The study contained within the article raises a counterpoint as well. While the comprehension itself was lower between students who took longhand notes and those who use laptops, the verbatim overlap was significantly higher for students using laptops. In subjects that may require exact wording or specific terms of art in order for students to receive full credit this could be important.

    In fact, in order to get the study to find that laptop notes and longhand notes had any differences in test performance, instructors in the study had to tell students to not take notes like they would in class. If the results linked to in the full article are read fully, the first run of the experiment showed that there was no significant difference between either method as higher word count, which was found more in laptop users, inversely effected a participants score while lower verbatim overlap, which was found more in longhand note takers, also had an inverse effect.

    If anything the study showed that students who wish to stay focused have no negative impact. The tough part is designing a lecture that can keep them engaged.

  7. I too teach negotiations and having been doing so for 15 years. Eight years ago I asked my class if they were willing to join me in an experiment: Would they be willing to test the impact of the prohibition of note taking — whether by computer or pen — on their ability to listen and retain? I explained my rational. I mediate, and only once did a party’s lawyer bring a computer into a mediation and hardly ever did any lawyer take notes. They listened hard, tested for understanding often, and summarized whenever a decision was reached, getting sign-off from all before proceeding further — all the while holding to the “rule”: nothing is decided until everything is decided.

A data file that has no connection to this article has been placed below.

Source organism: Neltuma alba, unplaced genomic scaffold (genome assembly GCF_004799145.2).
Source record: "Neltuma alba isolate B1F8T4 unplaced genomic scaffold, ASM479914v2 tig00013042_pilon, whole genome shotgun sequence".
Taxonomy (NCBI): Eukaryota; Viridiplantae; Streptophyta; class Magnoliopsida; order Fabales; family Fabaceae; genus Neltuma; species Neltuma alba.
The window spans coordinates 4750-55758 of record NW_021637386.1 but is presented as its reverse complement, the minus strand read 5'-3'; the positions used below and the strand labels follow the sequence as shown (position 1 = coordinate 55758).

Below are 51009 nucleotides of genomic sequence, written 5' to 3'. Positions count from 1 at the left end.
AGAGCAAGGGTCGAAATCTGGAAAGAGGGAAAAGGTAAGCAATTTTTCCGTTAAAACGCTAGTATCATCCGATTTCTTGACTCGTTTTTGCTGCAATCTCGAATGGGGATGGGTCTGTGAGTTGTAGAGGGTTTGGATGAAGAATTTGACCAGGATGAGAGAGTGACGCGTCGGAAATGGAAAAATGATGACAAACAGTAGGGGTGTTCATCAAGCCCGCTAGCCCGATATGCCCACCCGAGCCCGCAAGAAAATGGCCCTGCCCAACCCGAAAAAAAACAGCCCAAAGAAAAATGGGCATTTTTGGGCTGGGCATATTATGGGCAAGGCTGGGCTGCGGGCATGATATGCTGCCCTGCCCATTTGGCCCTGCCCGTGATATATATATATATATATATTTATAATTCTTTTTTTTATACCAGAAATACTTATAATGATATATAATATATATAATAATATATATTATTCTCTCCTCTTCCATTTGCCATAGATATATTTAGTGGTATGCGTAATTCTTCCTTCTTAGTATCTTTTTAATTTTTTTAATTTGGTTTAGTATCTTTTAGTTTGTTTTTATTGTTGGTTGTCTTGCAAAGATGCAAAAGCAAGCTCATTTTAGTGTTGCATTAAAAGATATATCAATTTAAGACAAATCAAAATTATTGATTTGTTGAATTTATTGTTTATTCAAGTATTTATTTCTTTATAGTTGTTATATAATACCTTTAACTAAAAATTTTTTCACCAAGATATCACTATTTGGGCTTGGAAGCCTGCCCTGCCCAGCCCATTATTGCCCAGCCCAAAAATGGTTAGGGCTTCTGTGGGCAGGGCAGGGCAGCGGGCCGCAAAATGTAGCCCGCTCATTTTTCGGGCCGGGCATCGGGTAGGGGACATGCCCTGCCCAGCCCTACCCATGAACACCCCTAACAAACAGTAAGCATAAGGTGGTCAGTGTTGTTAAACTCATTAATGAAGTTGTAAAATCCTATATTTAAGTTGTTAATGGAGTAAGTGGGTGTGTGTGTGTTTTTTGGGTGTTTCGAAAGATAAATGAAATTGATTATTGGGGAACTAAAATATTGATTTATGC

The class was game with one request. Each class one person would take computerized notes. I would edit them and then send them out so all would have a history of the class. At the end of the semester the class reported back. To a person they agreed their listening skills had improved, not only in class, but in their lives. To this day computers stay closed in my class, save for the recorder’s. It works.

  8. That’s a great story, Ava. (Hi!) It demonstrates that class can work so much better if students are not expected to be notetakers, recording all our pearls of wisdom (and potential exam threats). If they are freed from that burden, they can pay attention so much better. And that dispenses with the major claimed rationale for using laptops.

    Thanks also for your comment, Jenna.

    I agree that laptops can enhance learning in situations designed to take advantage of their capabilities.

    I want to comment on a situation you mentioned that might take place in more traditional lecture or discussion courses. You wrote that if a professor refers to an obscure case, you can quickly google the case in class.

    This idea is problematic to me for several reasons. First, I suspect that very few students use laptops this way during lectures. Even when students do look up a case or other relevant material during lecture, this distracts them from the lecture – and risks distracting nearby students. Unless the material is very easily located and digested, this could take quite a bit of time, especially if the student is “distracted” by the professor lecturing or having a discussion with other students. In most situations, students don’t really need the information in the moment and could do as well or better by looking it up after class. So I think that the benefit of looking things during class is probably exaggerated in frequency and value, and is offset by any reduction of learning it causes.